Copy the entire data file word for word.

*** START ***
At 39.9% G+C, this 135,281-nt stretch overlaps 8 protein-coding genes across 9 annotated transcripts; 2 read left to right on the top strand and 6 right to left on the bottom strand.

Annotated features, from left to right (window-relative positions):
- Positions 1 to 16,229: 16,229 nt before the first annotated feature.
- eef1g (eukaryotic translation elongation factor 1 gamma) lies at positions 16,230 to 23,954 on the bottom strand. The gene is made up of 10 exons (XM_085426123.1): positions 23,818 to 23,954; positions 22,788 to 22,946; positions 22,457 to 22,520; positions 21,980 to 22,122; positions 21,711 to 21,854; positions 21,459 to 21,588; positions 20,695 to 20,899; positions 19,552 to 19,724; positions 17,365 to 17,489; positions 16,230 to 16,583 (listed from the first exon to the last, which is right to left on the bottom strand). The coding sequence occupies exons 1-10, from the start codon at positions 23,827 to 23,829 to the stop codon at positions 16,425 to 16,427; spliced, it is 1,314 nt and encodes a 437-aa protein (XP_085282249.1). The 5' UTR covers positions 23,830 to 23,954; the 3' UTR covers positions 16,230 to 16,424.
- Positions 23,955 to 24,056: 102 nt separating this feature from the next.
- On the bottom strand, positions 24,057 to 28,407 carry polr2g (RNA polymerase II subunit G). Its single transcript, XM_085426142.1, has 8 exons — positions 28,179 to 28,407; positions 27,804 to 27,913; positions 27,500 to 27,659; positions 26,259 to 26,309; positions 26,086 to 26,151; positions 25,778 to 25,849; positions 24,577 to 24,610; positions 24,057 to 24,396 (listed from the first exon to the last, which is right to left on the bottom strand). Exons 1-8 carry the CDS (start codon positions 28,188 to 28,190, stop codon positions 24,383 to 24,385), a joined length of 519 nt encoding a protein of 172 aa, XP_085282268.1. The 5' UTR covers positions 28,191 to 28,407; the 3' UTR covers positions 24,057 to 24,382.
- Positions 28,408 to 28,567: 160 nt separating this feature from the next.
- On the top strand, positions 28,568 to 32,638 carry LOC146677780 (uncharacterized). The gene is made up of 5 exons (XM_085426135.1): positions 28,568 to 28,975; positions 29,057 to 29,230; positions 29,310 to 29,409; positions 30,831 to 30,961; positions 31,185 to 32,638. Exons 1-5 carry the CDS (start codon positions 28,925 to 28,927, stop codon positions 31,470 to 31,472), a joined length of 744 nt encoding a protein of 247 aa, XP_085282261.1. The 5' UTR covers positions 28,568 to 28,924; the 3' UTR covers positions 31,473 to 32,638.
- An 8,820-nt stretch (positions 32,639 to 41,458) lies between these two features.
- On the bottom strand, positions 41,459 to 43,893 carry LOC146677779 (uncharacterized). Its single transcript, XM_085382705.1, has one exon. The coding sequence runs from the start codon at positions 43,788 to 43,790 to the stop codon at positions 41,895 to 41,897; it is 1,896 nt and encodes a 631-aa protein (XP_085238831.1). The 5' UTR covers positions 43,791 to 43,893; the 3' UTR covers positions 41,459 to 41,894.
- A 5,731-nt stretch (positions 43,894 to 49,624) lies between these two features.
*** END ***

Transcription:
At 39.9% G+C, this 135,281-nt stretch overlaps 8 protein-coding genes across 9 annotated transcripts; 2 read left to right on the top strand and 6 right to left on the bottom strand.

Annotated features, from left to right (window-relative positions):
- Positions 1 to 16,229: 16,229 nt before the first annotated feature.
- eef1g (eukaryotic translation elongation factor 1 gamma) lies at positions 16,230 to 23,954 on the bottom strand. The gene is made up of 10 exons (XM_085426123.1): positions 23,818 to 23,954; positions 22,788 to 22,946; positions 22,457 to 22,520; positions 21,980 to 22,122; positions 21,711 to 21,854; positions 21,459 to 21,588; positions 20,695 to 20,899; positions 19,552 to 19,724; positions 17,365 to 17,489; positions 16,230 to 16,583 (listed from the first exon to the last, which is right to left on the bottom strand). The coding sequence occupies exons 1-10, from the start codon at positions 23,827 to 23,829 to the stop codon at positions 16,425 to 16,427; spliced, it is 1,314 nt and encodes a 437-aa protein (XP_085282249.1). The 5' UTR covers positions 23,830 to 23,954; the 3' UTR covers positions 16,230 to 16,424.
- Positions 23,955 to 24,056: 102 nt separating this feature from the next.
- On the bottom strand, positions 24,057 to 28,407 carry polr2g (RNA polymerase II subunit G). Its single transcript, XM_085426142.1, has 8 exons — positions 28,179 to 28,407; positions 27,804 to 27,913; positions 27,500 to 27,659; positions 26,259 to 26,309; positions 26,086 to 26,151; positions 25,778 to 25,849; positions 24,577 to 24,610; positions 24,057 to 24,396 (listed from the first exon to the last, which is right to left on the bottom strand). Exons 1-8 carry the CDS (start codon positions 28,188 to 28,190, stop codon positions 24,383 to 24,385), a joined length of 519 nt encoding a protein of 172 aa, XP_085282268.1. The 5' UTR covers positions 28,191 to 28,407; the 3' UTR covers positions 24,057 to 24,382.
- Positions 28,408 to 28,567: 160 nt separating this feature from the next.
- On the top strand, positions 28,568 to 32,638 carry LOC146677780 (uncharacterized). The gene is made up of 5 exons (XM_085426135.1): positions 28,568 to 28,975; positions 29,057 to 29,230; positions 29,310 to 29,409; positions 30,831 to 30,961; positions 31,185 to 32,638. Exons 1-5 carry the CDS (start codon positions 28,925 to 28,927, stop codon positions 31,470 to 31,472), a joined length of 744 nt encoding a protein of 247 aa, XP_085282261.1. The 5' UTR covers positions 28,568 to 28,924; the 3' UTR covers positions 31,473 to 32,638.
- An 8,820-nt stretch (positions 32,639 to 41,458) lies between these two features.
- On the bottom strand, positions 41,459 to 43,893 carry LOC146677779 (uncharacterized). Its single transcript, XM_085382705.1, has one exon. The coding sequence runs from the start codon at positions 43,788 to 43,790 to the stop codon at positions 41,895 to 41,897; it is 1,896 nt and encodes a 631-aa protein (XP_085238831.1). The 5' UTR covers positions 43,791 to 43,893; the 3' UTR covers positions 41,459 to 41,894.
- A 5,731-nt stretch (positions 43,894 to 49,624) lies between these two features.